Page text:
All’s Wells that ends Wells

The Peterborough Evening Telegraph - - News -

IN the late 1840s, the grand­son of vice Ad­mi­ral Wells, Wil­liam Wells Iv, led the way in drain­ing Whit­tle­sey Mere – once Eng­land’s largest lake south of Win­der­mere.

He and a group of wealthy men re­alised that drain­ing the mere to turn the land to agri­cul­ture would be far more profitable.

Af­ter sev­eral failed at­tempts, they suc­ceeded by us­ing a huge pump, and by 1852 the Mere was dry, as the peat dried out and shrank.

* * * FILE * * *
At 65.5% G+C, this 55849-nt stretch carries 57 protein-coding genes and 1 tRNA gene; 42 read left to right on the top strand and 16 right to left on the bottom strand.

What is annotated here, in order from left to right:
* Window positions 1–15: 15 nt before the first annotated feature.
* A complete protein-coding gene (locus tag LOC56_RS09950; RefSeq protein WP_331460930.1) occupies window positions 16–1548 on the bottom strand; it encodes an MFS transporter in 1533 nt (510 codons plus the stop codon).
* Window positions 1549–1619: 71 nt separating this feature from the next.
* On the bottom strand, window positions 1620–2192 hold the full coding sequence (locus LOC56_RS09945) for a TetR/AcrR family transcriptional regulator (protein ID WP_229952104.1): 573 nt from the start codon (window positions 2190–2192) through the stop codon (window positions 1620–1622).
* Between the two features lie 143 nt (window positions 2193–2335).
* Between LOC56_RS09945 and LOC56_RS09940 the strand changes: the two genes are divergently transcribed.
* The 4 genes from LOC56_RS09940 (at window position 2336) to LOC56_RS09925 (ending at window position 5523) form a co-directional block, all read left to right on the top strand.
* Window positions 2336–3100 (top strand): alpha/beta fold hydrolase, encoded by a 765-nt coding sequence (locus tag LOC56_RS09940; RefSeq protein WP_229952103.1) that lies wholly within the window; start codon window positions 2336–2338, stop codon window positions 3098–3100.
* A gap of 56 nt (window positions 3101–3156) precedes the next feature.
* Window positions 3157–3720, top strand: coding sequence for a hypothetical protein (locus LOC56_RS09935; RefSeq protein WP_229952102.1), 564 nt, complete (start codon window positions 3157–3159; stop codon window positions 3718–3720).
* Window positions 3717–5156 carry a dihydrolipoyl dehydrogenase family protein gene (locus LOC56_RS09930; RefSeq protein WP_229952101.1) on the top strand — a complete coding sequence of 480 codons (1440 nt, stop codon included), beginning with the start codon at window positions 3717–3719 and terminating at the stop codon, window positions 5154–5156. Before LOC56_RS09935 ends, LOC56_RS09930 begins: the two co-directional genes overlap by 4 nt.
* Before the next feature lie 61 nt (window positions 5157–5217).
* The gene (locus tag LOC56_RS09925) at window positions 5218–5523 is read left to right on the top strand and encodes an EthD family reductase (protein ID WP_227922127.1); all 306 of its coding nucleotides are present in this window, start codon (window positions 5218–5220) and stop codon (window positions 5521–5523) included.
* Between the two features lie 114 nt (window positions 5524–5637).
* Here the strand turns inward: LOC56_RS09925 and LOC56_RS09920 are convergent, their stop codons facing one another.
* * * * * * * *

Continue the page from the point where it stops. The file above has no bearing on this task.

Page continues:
To mea­sure the rate of shrink­age, Wil­liam Wells sunk an iron post into the ground – taken from london’s Crys­tal Palace – at Holme Fen.

At the time the top of the post was at ground level, but now just over 150 years later, it stands more than 1 ft above ground due to ero­sion and con­tin­ued drain­ing of the land.

The sur­round­ing land is the low­est point in Bri­tain.

To cel­e­brate his new found for­tune, Wil­liam built the pub and named it af­ter his grand­fa­ther The Ad­mi­ral Wells, mak­ing it the low­est pub in the Bri­tish Isles.

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